Notes of a Binge Thinker

Thoughts from NTLP's Executive Director

The Library as Civic Partner in the Community

Happy May!   

It is that time again to look at the guidepost for the Library of the Future, ebooks and other news here at North Texas Library Partners.  Let’s start with the guideposts. 

The Library of the Future increases the overall value of its community by:

Guidepost 1: facilitating access to education as a service to the public.

Guidepost 2: staying aware of current interests within the community, finding information relevant to those interests, and making that information publicly available.

Guidepost 3: ensuring easy public access to information in all its forms.

Guidepost 4: encouraging civic participation through public information campaigns that explain matters of public policy, informing public decisions, and maintaining awareness of public services (including its own services).

Guidepost 5: maintaining its standing of public trust by operating as an independent “third voice” in its operations as well as its communications, and meeting on neutral ground.

Each month I will focus on one guidepost.  I will highlight a library (or libraries) that I feel is following that guidepost closely and doing something innovative to make the guidepost a reality.  I will then give some benchmarks (examples of what libraries can do to follow the guidepost) that the NTLP staff has developed.

This month I am focusing on guidepost number four, which focuses on civic participation.  I am going to take a different track this month.  Instead of highlighting one library, I am going to present what I believe a library needs to be doing to make this guidepost a reality and why this guidepost is so important.  As always, I will add at the end of this section some tasks that your library can do to reach this guidepost. 

Here are some questions to ponder.  What is the role of the library when it comes to civic participation of its community?  Does a library take an active role, or a more passive one?  What have libraries done in the past in regards to civic participation? 

For me, a library has to take an active role in civic participation.  I do not think this has always been the case in the past.  One of the reasons I decided not to highlight a library this month is that I could not think of a library that was taking an active role in doing this.  Nothing stands out in my mind.  I am sure there are libraries working on promoting civic engagement, but there is not an aggressive one to my knowledge. 

There are several arguments for and against civic engagement.  One is that this role is not requested of the library.  In this case, we get back to the age-old argument of a library providing services the community wants versus what it needs.  In my opinion, a library has an inherent duty to be involved in its community from a civic standpoint, whether the community requests it or not.  In today’s world, when politicians seem to be even more polarized than in anytime in our history, each community needs an institution within the community to educate residents on the issues of the day through an aggressive public information campaign.  It used to be the local newspaper, but these are dying so many residents are left in a vacuum without any clear guidance on what is happening civically in their communities.  A library could serve this role.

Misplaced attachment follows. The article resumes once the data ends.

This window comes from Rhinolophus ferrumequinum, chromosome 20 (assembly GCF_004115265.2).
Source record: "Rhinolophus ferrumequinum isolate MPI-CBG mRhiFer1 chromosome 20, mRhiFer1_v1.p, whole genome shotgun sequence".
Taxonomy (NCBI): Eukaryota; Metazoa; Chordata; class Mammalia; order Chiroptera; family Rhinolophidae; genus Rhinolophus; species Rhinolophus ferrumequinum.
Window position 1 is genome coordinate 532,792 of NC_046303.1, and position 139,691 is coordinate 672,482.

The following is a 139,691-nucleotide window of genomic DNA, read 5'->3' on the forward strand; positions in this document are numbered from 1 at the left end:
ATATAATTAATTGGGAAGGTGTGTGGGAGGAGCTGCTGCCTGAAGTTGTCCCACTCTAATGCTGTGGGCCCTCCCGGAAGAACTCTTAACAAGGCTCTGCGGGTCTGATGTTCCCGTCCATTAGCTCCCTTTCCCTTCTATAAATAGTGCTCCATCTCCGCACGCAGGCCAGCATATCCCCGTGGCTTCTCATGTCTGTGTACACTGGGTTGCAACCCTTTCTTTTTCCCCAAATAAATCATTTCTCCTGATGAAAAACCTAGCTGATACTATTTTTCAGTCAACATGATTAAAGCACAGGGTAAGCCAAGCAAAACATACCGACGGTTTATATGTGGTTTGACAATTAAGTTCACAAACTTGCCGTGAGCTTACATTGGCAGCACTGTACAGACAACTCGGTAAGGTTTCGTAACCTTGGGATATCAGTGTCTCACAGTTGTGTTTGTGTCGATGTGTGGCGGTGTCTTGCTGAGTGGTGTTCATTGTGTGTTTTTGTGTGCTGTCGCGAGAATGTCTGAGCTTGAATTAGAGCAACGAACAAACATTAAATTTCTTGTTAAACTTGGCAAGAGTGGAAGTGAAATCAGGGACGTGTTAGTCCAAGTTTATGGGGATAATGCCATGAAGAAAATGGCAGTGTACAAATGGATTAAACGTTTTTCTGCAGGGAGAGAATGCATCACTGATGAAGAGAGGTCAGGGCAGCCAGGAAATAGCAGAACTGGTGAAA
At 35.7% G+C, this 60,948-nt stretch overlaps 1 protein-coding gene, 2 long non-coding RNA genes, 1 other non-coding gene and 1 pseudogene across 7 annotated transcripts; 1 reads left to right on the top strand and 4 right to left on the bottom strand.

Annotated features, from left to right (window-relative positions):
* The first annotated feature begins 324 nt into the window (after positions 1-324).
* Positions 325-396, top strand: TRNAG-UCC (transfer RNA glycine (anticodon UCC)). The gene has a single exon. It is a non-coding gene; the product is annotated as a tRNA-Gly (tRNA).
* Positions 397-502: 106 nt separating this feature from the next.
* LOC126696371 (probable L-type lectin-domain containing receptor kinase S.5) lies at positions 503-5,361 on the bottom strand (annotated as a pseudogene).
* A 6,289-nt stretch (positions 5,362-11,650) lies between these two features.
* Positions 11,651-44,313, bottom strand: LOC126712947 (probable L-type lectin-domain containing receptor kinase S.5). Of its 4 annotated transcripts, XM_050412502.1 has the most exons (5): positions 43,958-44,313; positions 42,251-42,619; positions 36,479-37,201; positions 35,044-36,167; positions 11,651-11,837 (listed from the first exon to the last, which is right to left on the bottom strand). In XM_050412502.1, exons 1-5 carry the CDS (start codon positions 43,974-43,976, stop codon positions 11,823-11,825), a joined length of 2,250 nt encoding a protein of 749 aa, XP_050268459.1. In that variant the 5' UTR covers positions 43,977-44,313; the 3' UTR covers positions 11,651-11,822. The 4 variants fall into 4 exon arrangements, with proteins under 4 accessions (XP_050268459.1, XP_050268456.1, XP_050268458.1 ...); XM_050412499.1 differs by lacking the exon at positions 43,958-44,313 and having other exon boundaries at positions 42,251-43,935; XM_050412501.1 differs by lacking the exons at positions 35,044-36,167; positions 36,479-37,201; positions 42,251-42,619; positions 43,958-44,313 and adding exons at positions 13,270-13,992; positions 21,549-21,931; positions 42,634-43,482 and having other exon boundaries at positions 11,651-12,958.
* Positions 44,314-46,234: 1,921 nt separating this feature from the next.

Would it be difficult?  Are their barriers to its implementation from a pragmatic standpoint?  Yes to both questions.  After all, most public libraries are funded by political bodies.  A library director would be taking a risk in taking on this role, but librarians have been known to stand up for their beliefs, and this inherent role is one I believe we need to embrace.  

The benefits are many.  In the guidepost itself, you see that we have emphasized that a library needs to make its community aware of the services available to the community from the different level of governments.  These services include the library’s own.  By being the herald of all things civic, a library is promoting its own value to the community.  From a long term planning perspective, this is invaluable, because it starts to frame the library as more than the “book place”, but one that a citizen can feel fully engaged in its community.  We begin to build real value in the library offerings. 

Now, here are some ideas my staff has regarding this benchmark.

Read the rest of my column here.

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Written by amwlkaw

May 23, 2011 at 11:09 am

Posted in Misc

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